Posts Tagged ‘Venus superior conjunction’

10/21/2022 – Ephemeris – Lots of transient astronomical activity this weekend

October 21, 2022 Comments off

This is Bob Moler with Ephemeris for Friday, October 21st. Today the Sun will be up for 10 hours and 41 minutes, setting at 6:48, and it will rise tomorrow at 8:07. The Moon, halfway from last quarter to new, will rise at 4:44 tomorrow morning. | We have several astronomical events happening tonight and over the weekend. The Orionid meteor shower may still be at peak, appearing tonight between 11 pm and moonrise tomorrow morning. Up to 20, and maybe more, meteors per hour may be spotted just prior to moonrise. Tomorrow Venus will be in superior conjunction with the Sun, the passing behind, though not directly behind the Sun, and thus entering the evening sky. It will be a month or so for Venus to separate itself from the Sun’s glare to be spotted in the early evening. Finally, on Sunday Saturn will end its retrograde or westward movement against the stars of Capricornus and resume moving eastward, its normal motion around our sky.

The astronomical event times given are for the Traverse City/Interlochen area of Michigan (EDT, UT – 4 hours). They may be different for your location.


Orionid radiant

The Orionid meteor shower radiant. The radiant rises at 11 p.m., so the meteors will be visible from then into morning twilight. Despite the location of the radiant, the meteors will b e seen all over the sky. However, true Orionids can be traced back to the radiant point. This chart is from another year. This year, bright Mars would be at the top center of the image. Created using Stellarium.

Venus near Superior conjunction- SOHO LASCO C2 Coronagraph

Venus near Superior conjunction through the Solar and Heliospheric Observatory (SOHO) LASCO C2 Coronagraph. The white circle inside the occulting disk is the diameter of the Sun’s photosphere, the disk we see of the Sun in white light. Launched in 1995, SOHO has been in halo orbit around the Sun-Earth L1 Lagrange point ever since.

Saturn stationary animation

Saturn stationary animation showing it with and without annotations. The fine, folded line with tick marks is Saturn’s path. The tick marks are at 10-day intervals. Saturn starts out in retrograde motion, heading westward or to the right. On October 23rd, it slows and stops that motion. It begins to head back eastward in its normal prograde motion to the left. Outer planets like Saturn, Jupiter, Mars and the rest exhibit retrograde motion when the Earth in effect passes them on the same side of the Sun. Click on the image to enlarge it slightly. Created using Cartes du Ciel (Sky Charts), LibreOffice Draw, and GIMP.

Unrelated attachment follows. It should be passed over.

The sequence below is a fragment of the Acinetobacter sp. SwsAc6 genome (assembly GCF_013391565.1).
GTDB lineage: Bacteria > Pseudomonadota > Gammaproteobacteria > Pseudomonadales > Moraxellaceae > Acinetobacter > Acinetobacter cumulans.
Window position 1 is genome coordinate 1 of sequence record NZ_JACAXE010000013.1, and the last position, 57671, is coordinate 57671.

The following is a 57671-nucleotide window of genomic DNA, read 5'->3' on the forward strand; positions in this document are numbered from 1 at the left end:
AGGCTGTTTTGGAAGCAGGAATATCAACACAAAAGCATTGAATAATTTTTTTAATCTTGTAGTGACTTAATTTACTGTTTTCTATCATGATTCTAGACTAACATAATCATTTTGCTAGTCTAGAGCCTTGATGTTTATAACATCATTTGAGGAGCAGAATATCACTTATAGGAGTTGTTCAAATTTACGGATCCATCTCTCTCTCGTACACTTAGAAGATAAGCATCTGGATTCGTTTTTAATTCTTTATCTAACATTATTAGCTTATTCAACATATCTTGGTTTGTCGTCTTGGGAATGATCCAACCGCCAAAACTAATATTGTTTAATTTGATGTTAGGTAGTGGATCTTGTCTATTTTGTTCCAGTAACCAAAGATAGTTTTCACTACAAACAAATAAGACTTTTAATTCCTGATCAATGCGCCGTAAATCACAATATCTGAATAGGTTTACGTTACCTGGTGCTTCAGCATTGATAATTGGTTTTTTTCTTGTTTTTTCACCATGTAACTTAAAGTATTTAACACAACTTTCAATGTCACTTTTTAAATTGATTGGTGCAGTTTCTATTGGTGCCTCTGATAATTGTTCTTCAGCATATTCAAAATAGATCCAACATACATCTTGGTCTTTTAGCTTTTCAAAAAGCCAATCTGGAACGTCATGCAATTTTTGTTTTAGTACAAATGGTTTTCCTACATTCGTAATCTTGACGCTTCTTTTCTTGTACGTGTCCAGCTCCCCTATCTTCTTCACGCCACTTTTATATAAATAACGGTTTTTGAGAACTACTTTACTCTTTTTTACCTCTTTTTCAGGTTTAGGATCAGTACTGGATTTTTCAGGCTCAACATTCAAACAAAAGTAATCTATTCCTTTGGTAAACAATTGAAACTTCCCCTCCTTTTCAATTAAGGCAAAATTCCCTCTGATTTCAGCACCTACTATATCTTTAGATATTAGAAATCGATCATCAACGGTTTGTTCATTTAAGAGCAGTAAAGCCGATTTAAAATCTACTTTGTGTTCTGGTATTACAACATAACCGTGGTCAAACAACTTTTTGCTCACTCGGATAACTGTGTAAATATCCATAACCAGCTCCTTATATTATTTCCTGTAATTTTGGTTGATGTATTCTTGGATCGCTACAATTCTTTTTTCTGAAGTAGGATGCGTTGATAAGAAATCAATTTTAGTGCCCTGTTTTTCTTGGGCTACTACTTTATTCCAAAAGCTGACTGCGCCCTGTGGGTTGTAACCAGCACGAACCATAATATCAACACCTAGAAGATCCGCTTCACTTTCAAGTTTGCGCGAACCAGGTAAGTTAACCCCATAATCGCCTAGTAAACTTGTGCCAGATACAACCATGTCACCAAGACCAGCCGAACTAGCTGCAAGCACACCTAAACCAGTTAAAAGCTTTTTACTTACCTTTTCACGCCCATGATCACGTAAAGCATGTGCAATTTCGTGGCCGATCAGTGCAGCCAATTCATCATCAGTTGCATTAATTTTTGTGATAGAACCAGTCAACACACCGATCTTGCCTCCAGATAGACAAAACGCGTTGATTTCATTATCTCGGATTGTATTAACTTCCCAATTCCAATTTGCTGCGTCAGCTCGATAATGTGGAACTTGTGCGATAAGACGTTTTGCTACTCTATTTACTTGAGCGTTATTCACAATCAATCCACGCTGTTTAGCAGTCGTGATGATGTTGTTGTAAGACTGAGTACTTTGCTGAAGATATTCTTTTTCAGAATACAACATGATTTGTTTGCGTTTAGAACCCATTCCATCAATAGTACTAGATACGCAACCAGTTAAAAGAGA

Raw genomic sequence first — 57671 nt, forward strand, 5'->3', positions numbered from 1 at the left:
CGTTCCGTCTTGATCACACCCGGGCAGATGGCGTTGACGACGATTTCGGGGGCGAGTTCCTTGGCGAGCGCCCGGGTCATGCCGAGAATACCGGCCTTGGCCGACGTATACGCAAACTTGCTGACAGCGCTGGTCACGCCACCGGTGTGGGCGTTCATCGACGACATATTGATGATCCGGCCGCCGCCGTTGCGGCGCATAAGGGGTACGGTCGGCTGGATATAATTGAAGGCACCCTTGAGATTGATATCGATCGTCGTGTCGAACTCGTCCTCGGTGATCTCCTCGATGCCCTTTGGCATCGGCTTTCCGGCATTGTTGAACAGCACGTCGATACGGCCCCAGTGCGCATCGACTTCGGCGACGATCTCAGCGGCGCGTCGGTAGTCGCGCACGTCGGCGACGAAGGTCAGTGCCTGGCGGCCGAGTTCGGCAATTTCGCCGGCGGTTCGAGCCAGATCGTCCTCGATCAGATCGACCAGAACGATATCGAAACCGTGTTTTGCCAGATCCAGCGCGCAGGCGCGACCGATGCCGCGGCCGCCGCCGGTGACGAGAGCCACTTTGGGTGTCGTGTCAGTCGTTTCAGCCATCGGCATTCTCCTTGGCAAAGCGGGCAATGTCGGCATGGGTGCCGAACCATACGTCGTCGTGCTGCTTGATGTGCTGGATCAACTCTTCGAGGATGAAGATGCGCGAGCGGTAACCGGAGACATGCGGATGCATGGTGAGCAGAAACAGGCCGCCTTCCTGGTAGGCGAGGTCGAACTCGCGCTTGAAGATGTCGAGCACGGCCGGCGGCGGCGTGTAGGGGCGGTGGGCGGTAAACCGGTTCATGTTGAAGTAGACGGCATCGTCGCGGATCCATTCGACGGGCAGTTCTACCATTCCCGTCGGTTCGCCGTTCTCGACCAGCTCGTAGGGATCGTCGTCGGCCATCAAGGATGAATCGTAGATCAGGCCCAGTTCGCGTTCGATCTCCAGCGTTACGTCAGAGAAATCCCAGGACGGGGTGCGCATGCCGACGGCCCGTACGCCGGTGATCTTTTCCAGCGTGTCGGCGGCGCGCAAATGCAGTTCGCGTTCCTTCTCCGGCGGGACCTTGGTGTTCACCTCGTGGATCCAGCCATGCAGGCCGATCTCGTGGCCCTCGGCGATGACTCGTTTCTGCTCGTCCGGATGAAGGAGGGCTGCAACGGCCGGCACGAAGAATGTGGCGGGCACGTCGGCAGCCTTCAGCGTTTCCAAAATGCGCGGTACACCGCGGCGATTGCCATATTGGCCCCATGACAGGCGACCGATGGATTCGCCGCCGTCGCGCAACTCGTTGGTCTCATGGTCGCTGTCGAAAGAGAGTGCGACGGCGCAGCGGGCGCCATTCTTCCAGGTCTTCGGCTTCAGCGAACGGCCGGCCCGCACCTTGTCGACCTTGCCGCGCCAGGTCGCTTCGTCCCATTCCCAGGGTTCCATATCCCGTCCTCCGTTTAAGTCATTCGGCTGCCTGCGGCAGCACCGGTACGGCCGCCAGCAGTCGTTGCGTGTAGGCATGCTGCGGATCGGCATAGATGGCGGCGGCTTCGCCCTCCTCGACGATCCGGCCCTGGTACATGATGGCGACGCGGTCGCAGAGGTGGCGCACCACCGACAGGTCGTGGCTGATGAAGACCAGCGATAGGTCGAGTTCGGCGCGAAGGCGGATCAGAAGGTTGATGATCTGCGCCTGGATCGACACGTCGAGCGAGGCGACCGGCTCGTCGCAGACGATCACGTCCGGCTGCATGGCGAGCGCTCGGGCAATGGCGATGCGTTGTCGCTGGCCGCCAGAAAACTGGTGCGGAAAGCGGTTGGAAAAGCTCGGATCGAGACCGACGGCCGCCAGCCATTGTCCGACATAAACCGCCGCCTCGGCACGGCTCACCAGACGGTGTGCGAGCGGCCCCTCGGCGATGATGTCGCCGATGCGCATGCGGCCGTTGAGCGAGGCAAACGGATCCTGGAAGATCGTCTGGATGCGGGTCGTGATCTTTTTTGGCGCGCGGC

06/06/2016 – Ephemeris – Venus passes behind the Sun today

June 6, 2016 Comments off

Ephemeris for Monday, June 6th.  Today the Sun will be up for 15 hours and 27 minutes, setting at 9:25, and it will rise tomorrow at 5:57.  The Moon, 2 days past new, will set at 10:52 this evening.

Today the planet Venus will be in superior conjunction with the Sun, and indeed will pass directly behind the Sun.  That event will be completely unobservable due to the Sun’s brilliance.  Fours years ago we observed the transit of Venus across the Sun.  June 6, 2012.  It got me thinking.  Transits of Venus occur in pairs 8 years apart followed by a very long interval of over 100 years.  It turns out the Venus orbits the Sun 13 times in approximately the same time that the earth orbits the Sun 8 times.  In 4 years Venus goes around the Sun 6 ½ times and put’s Venus behind the Sun 4 years after 2012.  Today to be precise.  In another 4 years we’ll have Venus between the Earth and the Sun again, except Venus will be a bit too far north to transit the Sun.

Times are for the Traverse City/Interlochen area of Michigan. They may be different for your location.


Venus approaches the Sun

SOlar and Heliospheric Observatory (SOHO) stationed at the Earth-Sun Lagrangian point 1 (L1) a million miles sunward of the Earth. Sent back this animated GIF of Venus approaching the Sun in the last few days. In the LASCO C2 coronagraph the large disk at the center blocks the brightest part of the Sun’s image. The white circle represents the Sun’s disk size. Credit ESA/NASA.